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Fraud hotspots most likely to be affected in 2013 include: banks and card companies, insurers, online merchants, retailers and government be it HMRC, the universal credit scheme or local authorities.
The types of fraud likely to see the biggest growth will be CNP (Card Not Present) card fraud, other forms of cyber-crime, internal fraud, and supply chain fraud. Procurement fraud is also set to rise significantly. In contracting economies, evidence suggests that people inside this function can be put under pressure to defraud.
Mortgage fraud is also set to surge in 2013, with credit rating experts pointing the finger at further rises in first-party fraud - i.e., where people misrepresent their finances whilst applying for mortgages. Once again the economic climate is a significant contributor in this.
Recent spectacular mass data breaches and suspicion of cloud security in some areas will continue. An increasingly greater emphasis will be placed upon PCI DSS and other data security and integrity issues. Already, the daily number of automated attacks on bank and retailer systems runs into the millions, which means that we will continue to see major high-profile data breaches both reported and otherwise.
Solutions will be based around systems for acquirers, online merchants and PSPs, who are regularly the victims of CNP fraud - where fraud is growing fast in line with the growth in internet-based payments. Increasingly, solutions will move to better and newer generations of screening, scoring and risk-based monitoring, such as those built upon Bayesian-based fraud detection systems. These will start to pose a real challenge to older systems based on "so called" Neural Networks.
Most people feel that there could be a lack of unified central direction and strategy from government. The lack of a pan-European strategy will also prevail. The UK government's response is divided between the NFA, the Cyber Crimes unit and the Cabinet Office's Fraud Error and Debt Initiative. Some believe passionately that the lack of a unified central government strategy will drive up fraud significantly in 2013. On the positive side, at least some of the civil servants who have been involved in the NFA since the beginning are starting to gain real experience of the sector and an appreciation of the enormous challenges they face. The DWP is also tendering to get some real-world fraud strategy skills into their midst too, which should prove invaluable given the changes due with the Universal Credit.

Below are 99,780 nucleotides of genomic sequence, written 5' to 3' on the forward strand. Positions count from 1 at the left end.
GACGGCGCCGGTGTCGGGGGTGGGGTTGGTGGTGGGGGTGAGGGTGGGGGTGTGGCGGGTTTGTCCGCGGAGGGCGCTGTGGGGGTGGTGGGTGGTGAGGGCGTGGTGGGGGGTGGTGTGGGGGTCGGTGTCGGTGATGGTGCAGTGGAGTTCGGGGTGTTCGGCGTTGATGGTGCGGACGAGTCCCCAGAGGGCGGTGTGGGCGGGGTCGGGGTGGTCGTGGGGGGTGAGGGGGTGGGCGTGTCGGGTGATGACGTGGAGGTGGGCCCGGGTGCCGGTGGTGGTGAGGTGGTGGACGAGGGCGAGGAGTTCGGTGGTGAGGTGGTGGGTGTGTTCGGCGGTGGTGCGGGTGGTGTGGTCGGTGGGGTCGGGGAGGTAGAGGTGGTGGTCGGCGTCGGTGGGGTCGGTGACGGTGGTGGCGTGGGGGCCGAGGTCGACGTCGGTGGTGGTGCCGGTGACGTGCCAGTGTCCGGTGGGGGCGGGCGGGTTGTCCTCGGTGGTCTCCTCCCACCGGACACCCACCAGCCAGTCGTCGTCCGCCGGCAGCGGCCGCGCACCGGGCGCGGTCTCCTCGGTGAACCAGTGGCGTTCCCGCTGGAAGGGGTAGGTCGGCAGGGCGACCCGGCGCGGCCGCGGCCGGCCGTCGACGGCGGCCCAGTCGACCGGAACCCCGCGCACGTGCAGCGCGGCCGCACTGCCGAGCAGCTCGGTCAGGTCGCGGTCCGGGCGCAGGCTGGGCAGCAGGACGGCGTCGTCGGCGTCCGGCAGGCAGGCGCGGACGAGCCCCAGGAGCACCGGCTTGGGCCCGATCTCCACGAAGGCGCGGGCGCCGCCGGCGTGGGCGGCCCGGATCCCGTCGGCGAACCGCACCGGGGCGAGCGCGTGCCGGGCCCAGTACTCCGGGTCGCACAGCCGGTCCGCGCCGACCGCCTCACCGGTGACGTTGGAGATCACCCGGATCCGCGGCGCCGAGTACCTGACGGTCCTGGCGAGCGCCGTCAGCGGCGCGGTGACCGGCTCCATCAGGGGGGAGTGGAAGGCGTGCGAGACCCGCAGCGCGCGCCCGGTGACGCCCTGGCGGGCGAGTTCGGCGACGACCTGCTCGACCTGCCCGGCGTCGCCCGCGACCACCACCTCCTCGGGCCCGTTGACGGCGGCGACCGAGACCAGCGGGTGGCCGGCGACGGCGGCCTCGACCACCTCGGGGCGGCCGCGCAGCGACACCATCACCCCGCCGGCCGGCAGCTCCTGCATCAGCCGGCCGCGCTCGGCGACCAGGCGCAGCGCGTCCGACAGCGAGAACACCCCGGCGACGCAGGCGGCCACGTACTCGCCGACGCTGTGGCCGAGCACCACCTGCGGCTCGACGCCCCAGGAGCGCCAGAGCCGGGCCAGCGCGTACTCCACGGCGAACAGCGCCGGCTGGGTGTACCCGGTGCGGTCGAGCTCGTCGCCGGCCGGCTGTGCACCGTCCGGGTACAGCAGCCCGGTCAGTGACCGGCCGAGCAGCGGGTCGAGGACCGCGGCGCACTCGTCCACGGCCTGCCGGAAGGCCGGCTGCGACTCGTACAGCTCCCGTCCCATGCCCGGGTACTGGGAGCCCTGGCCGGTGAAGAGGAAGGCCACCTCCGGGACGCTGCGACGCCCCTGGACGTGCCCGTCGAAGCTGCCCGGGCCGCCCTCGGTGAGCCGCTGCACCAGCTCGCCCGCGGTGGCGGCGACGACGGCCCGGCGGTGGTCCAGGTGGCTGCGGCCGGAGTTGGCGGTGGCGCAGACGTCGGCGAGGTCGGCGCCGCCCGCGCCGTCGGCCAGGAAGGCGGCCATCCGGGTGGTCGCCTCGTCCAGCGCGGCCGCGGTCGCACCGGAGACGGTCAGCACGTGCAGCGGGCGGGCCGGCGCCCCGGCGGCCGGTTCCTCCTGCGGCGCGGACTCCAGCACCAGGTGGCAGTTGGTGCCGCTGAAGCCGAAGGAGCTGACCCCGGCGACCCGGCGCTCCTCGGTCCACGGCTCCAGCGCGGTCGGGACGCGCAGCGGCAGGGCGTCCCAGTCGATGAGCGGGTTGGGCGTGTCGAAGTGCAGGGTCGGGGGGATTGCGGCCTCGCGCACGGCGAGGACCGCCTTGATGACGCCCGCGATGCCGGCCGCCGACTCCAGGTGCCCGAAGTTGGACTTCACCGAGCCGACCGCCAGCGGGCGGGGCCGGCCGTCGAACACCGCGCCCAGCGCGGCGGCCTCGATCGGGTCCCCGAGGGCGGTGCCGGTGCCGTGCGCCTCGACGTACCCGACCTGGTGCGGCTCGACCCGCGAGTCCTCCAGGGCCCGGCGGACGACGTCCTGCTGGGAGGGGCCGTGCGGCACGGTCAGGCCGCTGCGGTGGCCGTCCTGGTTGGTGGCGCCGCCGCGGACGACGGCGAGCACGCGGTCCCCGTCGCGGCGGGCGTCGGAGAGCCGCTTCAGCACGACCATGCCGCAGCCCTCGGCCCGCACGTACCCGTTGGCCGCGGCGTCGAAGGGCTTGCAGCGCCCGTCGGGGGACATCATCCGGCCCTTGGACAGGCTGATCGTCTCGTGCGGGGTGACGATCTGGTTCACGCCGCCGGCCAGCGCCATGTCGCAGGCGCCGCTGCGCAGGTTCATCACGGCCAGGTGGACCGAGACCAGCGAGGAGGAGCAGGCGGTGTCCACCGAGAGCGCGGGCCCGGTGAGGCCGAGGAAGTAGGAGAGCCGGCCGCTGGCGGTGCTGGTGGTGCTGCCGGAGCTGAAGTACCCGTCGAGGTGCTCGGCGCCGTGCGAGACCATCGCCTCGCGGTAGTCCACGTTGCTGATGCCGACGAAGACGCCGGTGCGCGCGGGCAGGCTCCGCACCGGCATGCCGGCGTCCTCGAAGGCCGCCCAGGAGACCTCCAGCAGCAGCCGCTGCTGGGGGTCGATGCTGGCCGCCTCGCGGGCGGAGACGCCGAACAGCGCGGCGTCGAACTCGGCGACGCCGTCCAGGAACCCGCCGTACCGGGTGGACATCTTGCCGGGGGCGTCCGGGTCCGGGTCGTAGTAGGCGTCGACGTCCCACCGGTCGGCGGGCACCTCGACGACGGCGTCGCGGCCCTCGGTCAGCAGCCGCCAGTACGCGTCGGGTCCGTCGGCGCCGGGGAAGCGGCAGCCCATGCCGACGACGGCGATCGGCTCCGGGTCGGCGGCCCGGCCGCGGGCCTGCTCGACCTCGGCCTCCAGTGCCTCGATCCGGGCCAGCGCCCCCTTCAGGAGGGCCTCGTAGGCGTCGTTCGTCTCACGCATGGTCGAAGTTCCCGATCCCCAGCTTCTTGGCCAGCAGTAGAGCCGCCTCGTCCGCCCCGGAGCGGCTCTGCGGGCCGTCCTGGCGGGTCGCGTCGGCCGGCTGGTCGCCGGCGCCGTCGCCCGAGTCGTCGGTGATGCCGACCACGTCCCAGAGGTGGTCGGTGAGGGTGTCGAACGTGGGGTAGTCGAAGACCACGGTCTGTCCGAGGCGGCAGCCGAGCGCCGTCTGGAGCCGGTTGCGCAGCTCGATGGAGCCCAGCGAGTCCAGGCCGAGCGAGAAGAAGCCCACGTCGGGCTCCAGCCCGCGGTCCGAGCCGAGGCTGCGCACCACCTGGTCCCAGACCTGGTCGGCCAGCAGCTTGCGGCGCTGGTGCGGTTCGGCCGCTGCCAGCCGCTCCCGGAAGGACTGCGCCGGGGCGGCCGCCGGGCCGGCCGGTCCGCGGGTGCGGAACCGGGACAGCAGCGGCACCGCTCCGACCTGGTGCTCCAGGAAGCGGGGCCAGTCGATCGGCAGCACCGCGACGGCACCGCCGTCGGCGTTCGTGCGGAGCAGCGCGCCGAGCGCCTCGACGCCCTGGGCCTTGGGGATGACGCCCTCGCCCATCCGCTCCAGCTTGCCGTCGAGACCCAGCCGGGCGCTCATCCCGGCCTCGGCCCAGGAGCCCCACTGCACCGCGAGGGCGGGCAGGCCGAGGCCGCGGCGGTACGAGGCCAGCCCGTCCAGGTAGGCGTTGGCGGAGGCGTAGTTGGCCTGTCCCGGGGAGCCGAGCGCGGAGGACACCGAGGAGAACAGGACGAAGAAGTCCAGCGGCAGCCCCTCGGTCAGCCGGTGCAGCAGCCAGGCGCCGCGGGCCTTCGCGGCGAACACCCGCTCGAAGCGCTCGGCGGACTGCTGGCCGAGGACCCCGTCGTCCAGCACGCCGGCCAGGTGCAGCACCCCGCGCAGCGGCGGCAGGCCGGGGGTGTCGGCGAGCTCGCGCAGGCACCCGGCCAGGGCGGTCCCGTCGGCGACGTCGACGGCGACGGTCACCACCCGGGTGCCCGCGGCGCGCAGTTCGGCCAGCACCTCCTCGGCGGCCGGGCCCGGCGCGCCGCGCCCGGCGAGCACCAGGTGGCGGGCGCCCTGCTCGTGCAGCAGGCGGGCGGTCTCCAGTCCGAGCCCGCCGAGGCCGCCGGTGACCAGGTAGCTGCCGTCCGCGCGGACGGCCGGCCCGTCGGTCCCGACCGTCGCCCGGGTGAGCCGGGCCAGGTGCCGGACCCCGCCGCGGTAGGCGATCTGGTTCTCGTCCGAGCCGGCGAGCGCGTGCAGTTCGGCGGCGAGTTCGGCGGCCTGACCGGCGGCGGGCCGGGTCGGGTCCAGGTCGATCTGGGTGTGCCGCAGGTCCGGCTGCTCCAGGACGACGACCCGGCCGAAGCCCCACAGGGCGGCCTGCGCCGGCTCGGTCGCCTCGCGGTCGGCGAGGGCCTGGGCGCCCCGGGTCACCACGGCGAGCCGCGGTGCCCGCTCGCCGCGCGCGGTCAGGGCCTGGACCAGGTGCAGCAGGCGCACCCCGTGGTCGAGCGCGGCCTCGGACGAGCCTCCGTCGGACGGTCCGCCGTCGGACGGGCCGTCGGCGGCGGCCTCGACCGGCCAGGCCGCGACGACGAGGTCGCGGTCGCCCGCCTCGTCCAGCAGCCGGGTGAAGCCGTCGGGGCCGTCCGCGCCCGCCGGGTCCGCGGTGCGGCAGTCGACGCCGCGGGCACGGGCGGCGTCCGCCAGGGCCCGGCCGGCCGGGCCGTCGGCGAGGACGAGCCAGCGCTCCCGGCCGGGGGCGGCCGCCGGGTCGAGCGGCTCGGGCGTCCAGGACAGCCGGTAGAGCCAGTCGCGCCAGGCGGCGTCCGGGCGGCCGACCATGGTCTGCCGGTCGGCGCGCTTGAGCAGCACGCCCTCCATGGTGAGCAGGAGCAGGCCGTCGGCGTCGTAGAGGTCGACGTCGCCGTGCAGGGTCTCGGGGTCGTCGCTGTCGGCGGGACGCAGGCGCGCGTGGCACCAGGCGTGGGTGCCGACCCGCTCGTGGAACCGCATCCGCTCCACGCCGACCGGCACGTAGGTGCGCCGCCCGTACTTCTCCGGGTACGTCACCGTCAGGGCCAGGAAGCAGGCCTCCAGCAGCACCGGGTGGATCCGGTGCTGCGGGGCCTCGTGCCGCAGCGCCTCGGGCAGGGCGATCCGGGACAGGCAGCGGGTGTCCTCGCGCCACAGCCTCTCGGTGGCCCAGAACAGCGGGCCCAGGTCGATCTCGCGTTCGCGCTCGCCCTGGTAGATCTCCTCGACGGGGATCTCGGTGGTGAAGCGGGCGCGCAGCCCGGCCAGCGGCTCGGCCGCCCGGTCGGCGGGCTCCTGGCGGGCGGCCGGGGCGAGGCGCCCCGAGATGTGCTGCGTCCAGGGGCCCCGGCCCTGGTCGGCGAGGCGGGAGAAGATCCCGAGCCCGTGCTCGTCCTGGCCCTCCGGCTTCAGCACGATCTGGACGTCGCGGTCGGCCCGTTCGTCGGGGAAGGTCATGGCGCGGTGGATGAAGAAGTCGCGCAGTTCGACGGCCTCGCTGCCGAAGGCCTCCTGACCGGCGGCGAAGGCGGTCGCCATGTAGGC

The USA is increasingly ready for a policy U-turn on the adoption of signature as the CVM of choice. The U.S. market will find it increasingly difficult to evolve in a global payment systems world without the protections offered either by PINs - or a "next generation" solution. As the rest of the world is moving (or largely has moved) in this direction already, 2013 could see this U-turn as fraud increasingly migrates to the U.S.
Major insurers will continue to develop a strong and very credible fraud prevention solution based around the "front end" (underwriting stage of business). The emphasis on delivering a strong industry wide data-sharing drive will also continue to increase; although a whole re-think of the industry fraud register will be needed to address Data Protection Act requirements.
There will be a major shift in the presence, position and fraud service offerings of one or more of the major data-bureaux (such as credit reference agencies), as more solutions either move in-house or move to systems developed by a host of new players in various fraud sectors.
And there will be some surprises as there always are - whether they are policemen on the take, another raft of politicians fiddling their expenses, or further high profile banks brought to their knees by (usually) rogue traders.
"The current economic climate is driving change and there is an evolution in the world of fraud prevention that we have not seen before," says Bill Trueman, CEO of UK Fraud. "However, if we are to stay ahead of the fraudster, we have to be able to read these trends and manage both our strategy and the risks accordingly. In highlighting what we see as the trends, we aim to contribute to the debate and raise awareness of the risks. By keeping this debate alive we hope that fraud prevention will shortly gain an even greater emphasis in key seats of power - be that in the boardroom or within key government departments."
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